So it’s not surprising with recent press reports of attacks on Cisco routing appliances being compromised by unauthorized firmware changes (see Reuter’s reports on ‘SYNful Knock’ compromise [1] [4]) and alarmingly that these compromises took well over a year to discover. According to the reports this compromise affected multiple organizations and government agencies: by September 15th Mandiant [2] had found fourteen instances of Cisco router breaches across four countries (India, Mexico, Philippines and Ukraine). By September 21st Network World reported over 200 routers had been affected in 31 countries [5], with models 1841, 2811 and 3825 affected.  

It is important to note that this attack vector is atypical in that it is a not a specific product vulnerability [9], and is probably best described as a systemic process failure. As such any network appliance from any network manufacturer is potentially at risk. The attack started using valid credentials to implant a modified IOS image, and then masking some of the changes; though how the hackers gained access to these credentials remains unclear. Cisco recently published a Snort rule to detect the threat [10], together with best practice on hardening the appliance and additional instrumentation [9]. With that said - there is no single remedy; these ‘mitigating’ actions require human intervention, diligently mapping changes across some extremely large networks and potentially many appliance types.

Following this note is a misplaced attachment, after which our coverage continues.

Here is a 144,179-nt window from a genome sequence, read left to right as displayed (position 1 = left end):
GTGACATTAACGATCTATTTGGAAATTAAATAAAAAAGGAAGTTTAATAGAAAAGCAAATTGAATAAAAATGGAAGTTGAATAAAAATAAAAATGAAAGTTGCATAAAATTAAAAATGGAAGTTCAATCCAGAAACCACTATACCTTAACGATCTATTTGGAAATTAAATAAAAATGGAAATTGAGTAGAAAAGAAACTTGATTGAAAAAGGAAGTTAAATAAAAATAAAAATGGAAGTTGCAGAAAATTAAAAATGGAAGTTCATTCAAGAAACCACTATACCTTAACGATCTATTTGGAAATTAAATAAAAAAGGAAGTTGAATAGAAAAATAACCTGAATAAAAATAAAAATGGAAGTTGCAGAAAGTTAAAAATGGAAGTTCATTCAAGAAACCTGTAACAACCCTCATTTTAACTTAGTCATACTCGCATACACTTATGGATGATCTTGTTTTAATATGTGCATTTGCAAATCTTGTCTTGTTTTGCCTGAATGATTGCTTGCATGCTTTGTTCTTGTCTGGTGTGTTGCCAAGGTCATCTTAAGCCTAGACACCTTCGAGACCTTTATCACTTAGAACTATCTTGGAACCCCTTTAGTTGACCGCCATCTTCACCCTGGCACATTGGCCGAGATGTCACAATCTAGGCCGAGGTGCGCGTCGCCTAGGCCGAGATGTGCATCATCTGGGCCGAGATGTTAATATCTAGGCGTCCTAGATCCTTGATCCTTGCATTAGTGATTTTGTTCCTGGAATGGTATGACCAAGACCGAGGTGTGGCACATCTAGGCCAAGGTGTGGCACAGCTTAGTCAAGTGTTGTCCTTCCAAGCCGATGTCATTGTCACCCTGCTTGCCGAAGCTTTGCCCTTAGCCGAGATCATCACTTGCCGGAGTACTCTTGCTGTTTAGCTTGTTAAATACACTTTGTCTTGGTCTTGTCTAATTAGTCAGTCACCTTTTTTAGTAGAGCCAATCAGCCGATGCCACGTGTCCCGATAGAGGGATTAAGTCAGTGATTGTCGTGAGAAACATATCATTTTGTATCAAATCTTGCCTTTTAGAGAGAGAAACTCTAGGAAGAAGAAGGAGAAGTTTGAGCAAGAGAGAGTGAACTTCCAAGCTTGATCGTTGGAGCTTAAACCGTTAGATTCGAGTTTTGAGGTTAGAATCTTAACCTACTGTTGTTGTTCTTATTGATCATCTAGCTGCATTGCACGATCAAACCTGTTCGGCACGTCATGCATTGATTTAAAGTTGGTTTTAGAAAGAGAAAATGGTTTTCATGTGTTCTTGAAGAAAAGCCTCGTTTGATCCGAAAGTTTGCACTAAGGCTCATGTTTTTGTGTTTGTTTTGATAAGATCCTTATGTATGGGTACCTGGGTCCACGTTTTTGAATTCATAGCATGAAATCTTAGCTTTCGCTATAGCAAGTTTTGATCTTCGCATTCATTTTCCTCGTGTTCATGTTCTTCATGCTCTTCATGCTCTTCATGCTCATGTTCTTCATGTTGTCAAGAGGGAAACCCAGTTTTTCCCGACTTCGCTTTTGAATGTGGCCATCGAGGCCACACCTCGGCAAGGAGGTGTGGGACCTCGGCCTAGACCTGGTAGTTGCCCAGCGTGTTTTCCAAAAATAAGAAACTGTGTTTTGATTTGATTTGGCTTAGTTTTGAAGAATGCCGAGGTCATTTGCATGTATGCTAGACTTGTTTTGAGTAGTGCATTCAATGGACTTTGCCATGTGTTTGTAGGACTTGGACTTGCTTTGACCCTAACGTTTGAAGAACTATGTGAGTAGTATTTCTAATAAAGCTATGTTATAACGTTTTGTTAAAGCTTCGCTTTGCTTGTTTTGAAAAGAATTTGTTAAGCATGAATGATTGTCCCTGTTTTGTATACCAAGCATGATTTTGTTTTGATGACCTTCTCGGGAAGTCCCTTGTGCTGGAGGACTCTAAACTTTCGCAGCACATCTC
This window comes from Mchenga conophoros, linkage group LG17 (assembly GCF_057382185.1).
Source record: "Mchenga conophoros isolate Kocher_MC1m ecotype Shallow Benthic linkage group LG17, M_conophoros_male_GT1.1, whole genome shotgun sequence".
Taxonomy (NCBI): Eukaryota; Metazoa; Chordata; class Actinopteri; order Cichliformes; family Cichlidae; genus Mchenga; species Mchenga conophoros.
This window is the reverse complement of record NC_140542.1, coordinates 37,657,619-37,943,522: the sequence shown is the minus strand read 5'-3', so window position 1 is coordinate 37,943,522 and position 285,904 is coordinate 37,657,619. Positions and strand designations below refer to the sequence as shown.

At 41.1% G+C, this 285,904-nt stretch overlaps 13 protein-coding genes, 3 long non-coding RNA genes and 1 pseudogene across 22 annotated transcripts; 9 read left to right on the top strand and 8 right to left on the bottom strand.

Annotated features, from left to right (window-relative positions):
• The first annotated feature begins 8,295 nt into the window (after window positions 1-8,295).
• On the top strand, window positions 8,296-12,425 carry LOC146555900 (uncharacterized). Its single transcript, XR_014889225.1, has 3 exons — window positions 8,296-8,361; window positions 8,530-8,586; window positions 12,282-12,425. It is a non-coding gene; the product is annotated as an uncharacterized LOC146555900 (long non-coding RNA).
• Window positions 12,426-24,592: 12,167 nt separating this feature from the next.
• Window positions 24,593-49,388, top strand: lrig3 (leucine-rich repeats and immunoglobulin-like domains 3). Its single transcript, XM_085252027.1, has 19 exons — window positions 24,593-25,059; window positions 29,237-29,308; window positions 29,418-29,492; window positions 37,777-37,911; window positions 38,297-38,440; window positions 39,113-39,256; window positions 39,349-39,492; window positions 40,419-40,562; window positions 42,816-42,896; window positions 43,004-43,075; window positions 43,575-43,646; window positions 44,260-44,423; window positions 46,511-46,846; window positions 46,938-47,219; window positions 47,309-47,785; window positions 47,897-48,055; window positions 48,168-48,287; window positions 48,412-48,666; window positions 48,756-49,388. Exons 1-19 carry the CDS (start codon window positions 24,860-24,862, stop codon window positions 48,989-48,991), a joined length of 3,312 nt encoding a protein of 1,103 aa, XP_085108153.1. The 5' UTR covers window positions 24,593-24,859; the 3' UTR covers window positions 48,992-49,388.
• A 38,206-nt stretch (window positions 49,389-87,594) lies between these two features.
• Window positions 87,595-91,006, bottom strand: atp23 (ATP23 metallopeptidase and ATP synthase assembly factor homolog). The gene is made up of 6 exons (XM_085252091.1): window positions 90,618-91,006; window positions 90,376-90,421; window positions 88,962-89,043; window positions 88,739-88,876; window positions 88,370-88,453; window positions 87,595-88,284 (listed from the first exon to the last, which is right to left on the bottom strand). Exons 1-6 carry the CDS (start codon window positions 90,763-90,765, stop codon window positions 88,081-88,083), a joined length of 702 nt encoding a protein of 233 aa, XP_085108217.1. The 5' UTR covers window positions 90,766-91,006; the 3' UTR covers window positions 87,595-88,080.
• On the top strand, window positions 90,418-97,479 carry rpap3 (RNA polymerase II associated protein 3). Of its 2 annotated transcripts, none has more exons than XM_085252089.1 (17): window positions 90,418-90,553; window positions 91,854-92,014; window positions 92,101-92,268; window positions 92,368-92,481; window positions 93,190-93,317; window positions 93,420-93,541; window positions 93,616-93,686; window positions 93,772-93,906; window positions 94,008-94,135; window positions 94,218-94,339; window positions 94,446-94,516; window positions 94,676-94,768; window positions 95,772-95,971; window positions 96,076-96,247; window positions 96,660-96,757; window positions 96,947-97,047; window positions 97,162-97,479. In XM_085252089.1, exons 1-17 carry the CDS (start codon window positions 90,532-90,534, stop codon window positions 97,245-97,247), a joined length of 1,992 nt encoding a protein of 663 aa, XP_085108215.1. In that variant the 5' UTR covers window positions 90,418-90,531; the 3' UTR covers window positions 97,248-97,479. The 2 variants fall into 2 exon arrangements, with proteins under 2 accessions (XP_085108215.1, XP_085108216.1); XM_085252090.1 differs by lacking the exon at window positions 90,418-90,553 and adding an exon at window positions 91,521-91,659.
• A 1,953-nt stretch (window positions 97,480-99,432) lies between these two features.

Until recently routers were generally deemed resistant to takeover - although vulnerable to DDoS attacks via incoming traffic). The vulnerability reported appears not to be related to any specific security issue in the appliances themselves; here it seems security credentials were stolen, and then used by malicious actors to access the devices and change firmware images. In practice, credentials may be acquired through a number of methods, through social engineering, bribery, or simply carelessness and sloppy procedures. It’s not uncommon for example for SSH credentials to remain static for very long periods (for administration convenience); it’s quite conceivable therefore for a contract employee to reuse credentials long after leaving a company, and might be used for a number of critical systems.  

Clearly this is very bad news, and many network managers out there will no doubt be reviewing their processes. But the key point here is that detection time went well beyond the breach event, enabling hackers free reign for months without any monitoring, and with ample time to cover their tracks. Here we have a relatively new attack vector, one where detection has so far eluded monitoring systems, where the consequences are potentially alarming, and where detection still lacks a coherent solution. 

So how can Guardtime help?